Jim discovers what the stranger did after losing the bet but cannot find the stranger
Simon Wheeler is called to the front yard
Narrator tries to slip out
Wheeler returns and begins to continue his story
Narrator leaves Spring of 1853 - set off to see the world
St. Louis - setting type for the Evening News
New York - print shop
Philadelphia - compositor for the Inquirer
Spring of 1854 - moved back to be with family
Keokuk, Iowa
Worked for Orion's print shop
Began writing for the Keokuk Post under the pen name of Thomas Jefferson Snodgrass
Later moved to St. Louis, Chicago, and Cincinnati
February of 1857 - boarded a steamboat to New Orleans Setting Out Living on a River Heading Out West Going Abroad Family Life Financial Ruin The Dark Years Death Taken under the wing of Horace Bixby, pilot of the Paul Jones
Became a cub pilot on the Pennsylvania
Found Henry work as a clerk
Sam was transferred to the A.T. Lacey after a quarrel with the chief pilot
The Pennsylvania's boilers blew up and she sunk
Approximately 150 people died
Henry was badly injured
Slipped into a coma and died
Spring of 1859 - received his official riverboat pilot's certificate
Earned $250 per month
Civil War began - commercial traffic on the Mississippi River ceased
Sam joined a small Confederate militia called the Marion Rangers
Was elected second lieutenant
Disbanded after two weeks July 26th, 1861 - left St. Joseph, Missouri
On the Central Overland and Pike's Peak Express Company stagecoach
Cost $300
Three weeks - Carson City, capital of Nevada Territory
Attempted to mine
Virginia City, Nevada - full-time reporter for the Territorial Enterprise
$25 per week
Eventually became editor - $31 per week
February 3rd, 1863 - took on the pen name of Mark Twain
May of 1864 - moved to San Francisco
Worked at the Morning Call for $40 per week
Went back to mining camps
Angels Camp, Calaveras County - heard a story about a gambler
Elaborated on this story and sent it to his friend Artemus Ward
Did not have enough money to go home
Artemus submitted his story into the New York Saturday Press
March 13th, 1866 - arrived in Honolulu
Writing about Hawaii for the Sacramento Union Europe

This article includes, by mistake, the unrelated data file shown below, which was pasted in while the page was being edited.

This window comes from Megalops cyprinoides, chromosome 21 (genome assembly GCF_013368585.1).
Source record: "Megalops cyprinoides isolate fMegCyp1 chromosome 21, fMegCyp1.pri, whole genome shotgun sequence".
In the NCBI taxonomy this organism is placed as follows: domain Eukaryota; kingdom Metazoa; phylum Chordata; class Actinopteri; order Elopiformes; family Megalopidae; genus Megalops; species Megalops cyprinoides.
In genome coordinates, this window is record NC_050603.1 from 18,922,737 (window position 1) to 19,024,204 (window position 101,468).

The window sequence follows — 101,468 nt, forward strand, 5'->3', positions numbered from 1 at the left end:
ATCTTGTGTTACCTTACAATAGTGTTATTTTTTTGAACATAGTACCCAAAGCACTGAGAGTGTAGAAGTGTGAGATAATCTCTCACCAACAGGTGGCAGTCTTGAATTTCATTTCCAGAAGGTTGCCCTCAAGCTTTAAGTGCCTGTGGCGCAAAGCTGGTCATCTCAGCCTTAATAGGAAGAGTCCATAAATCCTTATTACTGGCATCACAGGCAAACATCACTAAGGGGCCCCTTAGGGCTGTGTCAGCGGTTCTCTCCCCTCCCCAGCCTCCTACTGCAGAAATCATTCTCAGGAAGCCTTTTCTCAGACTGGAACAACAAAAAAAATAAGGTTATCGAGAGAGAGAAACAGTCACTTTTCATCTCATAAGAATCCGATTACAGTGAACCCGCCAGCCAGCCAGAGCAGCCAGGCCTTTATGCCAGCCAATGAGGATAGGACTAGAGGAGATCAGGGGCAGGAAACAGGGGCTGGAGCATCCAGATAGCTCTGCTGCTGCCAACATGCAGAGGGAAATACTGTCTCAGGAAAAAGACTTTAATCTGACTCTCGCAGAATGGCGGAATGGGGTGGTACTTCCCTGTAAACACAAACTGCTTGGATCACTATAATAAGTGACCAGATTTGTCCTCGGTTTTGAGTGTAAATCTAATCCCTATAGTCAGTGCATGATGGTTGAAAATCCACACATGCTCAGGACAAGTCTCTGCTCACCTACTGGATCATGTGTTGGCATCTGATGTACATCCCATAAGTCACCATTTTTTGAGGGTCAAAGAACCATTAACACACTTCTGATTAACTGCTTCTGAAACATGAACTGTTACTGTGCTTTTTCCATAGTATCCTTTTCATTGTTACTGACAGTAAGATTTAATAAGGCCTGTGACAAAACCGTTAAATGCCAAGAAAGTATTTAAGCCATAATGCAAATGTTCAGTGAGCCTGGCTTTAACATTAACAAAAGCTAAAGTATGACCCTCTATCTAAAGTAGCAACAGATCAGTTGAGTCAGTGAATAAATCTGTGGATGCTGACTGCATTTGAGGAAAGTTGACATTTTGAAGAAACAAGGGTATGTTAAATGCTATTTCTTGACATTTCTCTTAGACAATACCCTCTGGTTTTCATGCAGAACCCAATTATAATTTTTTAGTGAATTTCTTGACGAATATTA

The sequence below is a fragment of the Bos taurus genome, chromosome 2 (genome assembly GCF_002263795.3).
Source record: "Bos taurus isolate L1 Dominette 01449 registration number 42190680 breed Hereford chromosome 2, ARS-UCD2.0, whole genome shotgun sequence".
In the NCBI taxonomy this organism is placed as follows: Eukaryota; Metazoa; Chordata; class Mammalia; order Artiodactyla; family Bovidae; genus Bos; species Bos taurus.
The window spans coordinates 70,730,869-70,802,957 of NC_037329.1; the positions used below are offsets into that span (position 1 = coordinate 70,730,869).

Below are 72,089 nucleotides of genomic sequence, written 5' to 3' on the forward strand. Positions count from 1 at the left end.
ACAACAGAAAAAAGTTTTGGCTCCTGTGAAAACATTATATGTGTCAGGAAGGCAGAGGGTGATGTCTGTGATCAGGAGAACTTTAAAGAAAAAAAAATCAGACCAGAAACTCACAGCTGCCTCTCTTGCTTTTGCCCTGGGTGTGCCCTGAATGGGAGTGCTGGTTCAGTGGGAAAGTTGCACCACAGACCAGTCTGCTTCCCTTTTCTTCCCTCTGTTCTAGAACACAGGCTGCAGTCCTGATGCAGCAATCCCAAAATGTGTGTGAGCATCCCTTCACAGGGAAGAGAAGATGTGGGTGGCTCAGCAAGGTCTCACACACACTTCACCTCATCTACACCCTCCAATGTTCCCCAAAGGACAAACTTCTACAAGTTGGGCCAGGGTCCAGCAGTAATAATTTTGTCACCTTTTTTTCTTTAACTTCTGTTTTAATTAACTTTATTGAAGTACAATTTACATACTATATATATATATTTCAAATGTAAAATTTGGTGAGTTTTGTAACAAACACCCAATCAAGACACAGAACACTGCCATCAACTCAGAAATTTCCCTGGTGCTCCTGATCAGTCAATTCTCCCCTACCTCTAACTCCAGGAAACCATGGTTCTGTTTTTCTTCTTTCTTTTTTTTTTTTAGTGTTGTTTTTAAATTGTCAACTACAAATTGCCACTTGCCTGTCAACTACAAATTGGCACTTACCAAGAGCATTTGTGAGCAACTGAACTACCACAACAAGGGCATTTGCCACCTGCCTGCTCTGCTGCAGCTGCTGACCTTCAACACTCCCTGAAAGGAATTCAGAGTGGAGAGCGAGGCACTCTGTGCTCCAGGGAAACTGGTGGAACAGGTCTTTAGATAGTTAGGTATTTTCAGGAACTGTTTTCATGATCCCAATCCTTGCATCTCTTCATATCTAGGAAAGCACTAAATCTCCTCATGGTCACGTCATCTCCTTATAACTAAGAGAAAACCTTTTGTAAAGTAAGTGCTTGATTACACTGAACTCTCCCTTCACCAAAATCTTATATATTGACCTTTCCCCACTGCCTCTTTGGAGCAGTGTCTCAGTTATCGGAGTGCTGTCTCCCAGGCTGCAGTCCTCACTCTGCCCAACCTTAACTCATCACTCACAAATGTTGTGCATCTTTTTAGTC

June 8th, 1867 - steamship Quaker City
$1,250 five month pleasure cruise
Met Czar Alexander II
September 10th, 1867 - journeyed from Beirut to the Holy Land by pack train
Nazareth, Bethlehem, Jericho, Jerusalem, Egypt
November 19th, 1867 - arrived in New York April 21st, 1910 - died at 6:22 pm
Was 74 years old
Stormfield - Redding, Connecticut
Buried in Elmira, New York
With wife, son, Susy, and Jean Clemens was spending $30,000 per year on household expenses
Made unwise investments
$25,000 each in a steam generator, a steam pulley, a marine telegraph, and twice that amount in an engraving process called Kaolotype
Attempted to patent his own inventions
His investment with James W. Paige left him bankrupt
Spring of 1895 - returned to the lecture circuit
Susy died of spinal meningitis while he was on tour
Eliminated all debts after publishing Following the Equator October 15th, 1900 - returned to New York
Moved into a furnished house at 14 West Tenth Street
Began speaking out on political issues
Did not support Clara's musical dreams
August of 1902 - Livy was struck by heart palpitations and asthma attacks
Went to Florence, Italy in hopes of helping Livy
Died on June 5th, 1904
Clara check herself into a New York sanitarium
Jean's seizures continued to worsen
Isabel Lyon took care of Clemens' needs after Livy's death
Jean attempted to kill a house worker twice and sent to a sanitarium
Clara left the hospital and moved back in with Sam
Relationship was rocky - turned towards his fans as a source of solace
Received an honorary doctorate of letters from Oxford University in 1907
Stayed in Bermuda while his home was being built in Redding, Connecticut
June 18th, 1908 - moved into his new home, Stormfield
Jean moved back home and she became in charge of the house
October - Clara and Ossip Gabrilowitsch married
December 24th - Jean died of a heart attack in the bathtub
Sam refused to attend the funeral and left for Bermuda
His angina worsened
Taken back to Stormfield in March Met Olivia Louise Langdon in the fall of 1868
Asked her four times to marry him
Married on February 2nd, 1870
November 1870 - Langdon was born
Died of diphtheria on June 3rd, 1872
Olivia Susan was born on March 19th, 1872
Clara Clemens was born in June of 1874
Jean was born in 1880
Wrote The Adventures of Tom Sawyer and The Adventures of Huckleberry Finn during his daughters' childhood
They moved into their Hartford house in September of 1874
Daughters adored their father, but were often frightened by him Works Point of View
Frame Narrative
First Person Setting
Gold mining camp - Angel's Camp
Middle of the 1800's Tone
Disinterest Characters
Man from the East
Simon Wheeler
Seemingly uneducated
Jim Smiley
Likes to bet
Is trusting despite his own tendency to "deceive" others
Cheats Jim out of winning the bet Conflict
Man versus man Motifs
East versus West
Competition Allusions
Andrew Jackson
7th President
Was known to be a fighter
Daniel Webster
Was a lawyer, Senator, and Secretary of State
Opposed Andrew Jackson Diction
Educated versus uneducated Similes
"...his under-jaw'd begin to stick out like the fo'castle of a steamboat..."
"...the next minute you'd see that frog whirling in the air like a doughnut..."
"...Dan'l give a heave, and hysted up his shoulders - so - like a Frenchman..." Parenthesis
"(Here Simon Wheeler heard his name called in the front yard, and got up to see what was wanted.)" Dramatic Irony
The readers knew that Daniel had been filled with quail shot while Jim did not Satire
Tall tale
Outwitted Anthropomorphism
"Ornery," "genius," "'peared surprised"